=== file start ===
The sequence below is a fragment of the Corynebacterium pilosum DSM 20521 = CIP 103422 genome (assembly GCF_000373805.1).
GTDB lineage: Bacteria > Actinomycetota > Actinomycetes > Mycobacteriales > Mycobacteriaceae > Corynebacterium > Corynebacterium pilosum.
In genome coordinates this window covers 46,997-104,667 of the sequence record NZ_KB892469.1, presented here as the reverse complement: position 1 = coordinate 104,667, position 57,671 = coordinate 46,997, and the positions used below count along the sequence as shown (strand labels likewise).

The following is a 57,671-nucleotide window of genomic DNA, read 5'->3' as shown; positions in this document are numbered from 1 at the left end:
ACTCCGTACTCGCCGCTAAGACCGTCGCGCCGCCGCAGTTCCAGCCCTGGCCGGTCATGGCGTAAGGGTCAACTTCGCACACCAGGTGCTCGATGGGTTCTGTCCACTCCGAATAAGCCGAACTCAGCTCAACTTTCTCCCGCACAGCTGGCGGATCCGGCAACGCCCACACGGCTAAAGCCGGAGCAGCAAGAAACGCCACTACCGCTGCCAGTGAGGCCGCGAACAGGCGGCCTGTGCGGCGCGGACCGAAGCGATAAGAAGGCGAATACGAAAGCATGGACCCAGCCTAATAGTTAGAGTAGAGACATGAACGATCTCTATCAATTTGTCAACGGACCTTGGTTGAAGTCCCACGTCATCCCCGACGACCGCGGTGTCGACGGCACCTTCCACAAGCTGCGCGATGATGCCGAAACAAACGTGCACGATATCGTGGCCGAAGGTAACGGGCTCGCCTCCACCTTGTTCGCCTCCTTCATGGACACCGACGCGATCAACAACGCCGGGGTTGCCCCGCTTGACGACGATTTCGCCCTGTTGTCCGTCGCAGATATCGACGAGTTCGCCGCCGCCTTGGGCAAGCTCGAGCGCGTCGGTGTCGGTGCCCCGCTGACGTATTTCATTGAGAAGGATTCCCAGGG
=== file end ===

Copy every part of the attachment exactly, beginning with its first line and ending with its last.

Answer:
The sequence below is a fragment of the Corynebacterium pilosum DSM 20521 = CIP 103422 genome (assembly GCF_000373805.1).
GTDB lineage: Bacteria > Actinomycetota > Actinomycetes > Mycobacteriales > Mycobacteriaceae > Corynebacterium > Corynebacterium pilosum.
In genome coordinates this window covers 46,997-104,667 of the sequence record NZ_KB892469.1, presented here as the reverse complement: position 1 = coordinate 104,667, position 57,671 = coordinate 46,997, and the positions used below count along the sequence as shown (strand labels likewise).

The following is a 57,671-nucleotide window of genomic DNA, read 5'->3' as shown; positions in this document are numbered from 1 at the left end:
ACTCCGTACTCGCCGCTAAGACCGTCGCGCCGCCGCAGTTCCAGCCCTGGCCGGTCATGGCGTAAGGGTCAACTTCGCACACCAGGTGCTCGATGGGTTCTGTCCACTCCGAATAAGCCGAACTCAGCTCAACTTTCTCCCGCACAGCTGGCGGATCCGGCAACGCCCACACGGCTAAAGCCGGAGCAGCAAGAAACGCCACTACCGCTGCCAGTGAGGCCGCGAACAGGCGGCCTGTGCGGCGCGGACCGAAGCGATAAGAAGGCGAATACGAAAGCATGGACCCAGCCTAATAGTTAGAGTAGAGACATGAACGATCTCTATCAATTTGTCAACGGACCTTGGTTGAAGTCCCACGTCATCCCCGACGACCGCGGTGTCGACGGCACCTTCCACAAGCTGCGCGATGATGCCGAAACAAACGTGCACGATATCGTGGCCGAAGGTAACGGGCTCGCCTCCACCTTGTTCGCCTCCTTCATGGACACCGACGCGATCAACAACGCCGGGGTTGCCCCGCTTGACGACGATTTCGCCCTGTTGTCCGTCGCAGATATCGACGAGTTCGCCGCCGCCTTGGGCAAGCTCGAGCGCGTCGGTGTCGGTGCCCCGCTGACGTATTTCATTGAGAAGGATTCCCAGGG